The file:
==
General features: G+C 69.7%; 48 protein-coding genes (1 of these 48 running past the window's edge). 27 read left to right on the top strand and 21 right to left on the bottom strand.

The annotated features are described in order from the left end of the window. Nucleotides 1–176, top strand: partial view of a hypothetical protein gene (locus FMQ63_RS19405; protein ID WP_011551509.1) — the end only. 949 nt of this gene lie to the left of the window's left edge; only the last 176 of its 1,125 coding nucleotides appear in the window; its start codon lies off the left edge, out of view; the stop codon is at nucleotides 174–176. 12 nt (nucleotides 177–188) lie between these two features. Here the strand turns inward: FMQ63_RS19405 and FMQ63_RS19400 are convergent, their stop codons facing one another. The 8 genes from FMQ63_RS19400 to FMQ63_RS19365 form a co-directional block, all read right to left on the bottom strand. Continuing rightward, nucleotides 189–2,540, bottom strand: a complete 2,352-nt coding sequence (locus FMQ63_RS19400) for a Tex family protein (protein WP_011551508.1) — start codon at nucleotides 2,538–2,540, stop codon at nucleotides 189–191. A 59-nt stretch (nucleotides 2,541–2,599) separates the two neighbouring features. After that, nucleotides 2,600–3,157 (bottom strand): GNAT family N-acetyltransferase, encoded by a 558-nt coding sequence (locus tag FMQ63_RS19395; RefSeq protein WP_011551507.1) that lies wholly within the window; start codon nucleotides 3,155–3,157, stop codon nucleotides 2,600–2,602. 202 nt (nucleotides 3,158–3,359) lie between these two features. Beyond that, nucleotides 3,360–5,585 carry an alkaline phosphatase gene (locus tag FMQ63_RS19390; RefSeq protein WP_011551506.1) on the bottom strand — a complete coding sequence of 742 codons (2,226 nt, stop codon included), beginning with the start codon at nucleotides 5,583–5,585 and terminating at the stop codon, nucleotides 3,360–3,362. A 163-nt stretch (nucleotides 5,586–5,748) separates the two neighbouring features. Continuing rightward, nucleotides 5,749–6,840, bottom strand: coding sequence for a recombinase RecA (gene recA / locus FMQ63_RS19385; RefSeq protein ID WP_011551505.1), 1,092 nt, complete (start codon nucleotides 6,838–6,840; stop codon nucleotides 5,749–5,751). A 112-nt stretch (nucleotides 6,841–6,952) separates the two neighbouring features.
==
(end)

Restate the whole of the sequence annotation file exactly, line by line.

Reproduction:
General features: G+C 69.7%; 48 protein-coding genes (1 of these 48 running past the window's edge). 27 read left to right on the top strand and 21 right to left on the bottom strand.

The annotated features are described in order from the left end of the window. Nucleotides 1–176, top strand: partial view of a hypothetical protein gene (locus FMQ63_RS19405; protein ID WP_011551509.1) — the end only. 949 nt of this gene lie to the left of the window's left edge; only the last 176 of its 1,125 coding nucleotides appear in the window; its start codon lies off the left edge, out of view; the stop codon is at nucleotides 174–176. 12 nt (nucleotides 177–188) lie between these two features. Here the strand turns inward: FMQ63_RS19405 and FMQ63_RS19400 are convergent, their stop codons facing one another. The 8 genes from FMQ63_RS19400 to FMQ63_RS19365 form a co-directional block, all read right to left on the bottom strand. Continuing rightward, nucleotides 189–2,540, bottom strand: a complete 2,352-nt coding sequence (locus FMQ63_RS19400) for a Tex family protein (protein WP_011551508.1) — start codon at nucleotides 2,538–2,540, stop codon at nucleotides 189–191. A 59-nt stretch (nucleotides 2,541–2,599) separates the two neighbouring features. After that, nucleotides 2,600–3,157 (bottom strand): GNAT family N-acetyltransferase, encoded by a 558-nt coding sequence (locus tag FMQ63_RS19395; RefSeq protein WP_011551507.1) that lies wholly within the window; start codon nucleotides 3,155–3,157, stop codon nucleotides 2,600–2,602. 202 nt (nucleotides 3,158–3,359) lie between these two features. Beyond that, nucleotides 3,360–5,585 carry an alkaline phosphatase gene (locus tag FMQ63_RS19390; RefSeq protein WP_011551506.1) on the bottom strand — a complete coding sequence of 742 codons (2,226 nt, stop codon included), beginning with the start codon at nucleotides 5,583–5,585 and terminating at the stop codon, nucleotides 3,360–3,362. A 163-nt stretch (nucleotides 5,586–5,748) separates the two neighbouring features. Continuing rightward, nucleotides 5,749–6,840, bottom strand: coding sequence for a recombinase RecA (gene recA / locus FMQ63_RS19385; RefSeq protein ID WP_011551505.1), 1,092 nt, complete (start codon nucleotides 6,838–6,840; stop codon nucleotides 5,749–5,751). A 112-nt stretch (nucleotides 6,841–6,952) separates the two neighbouring features.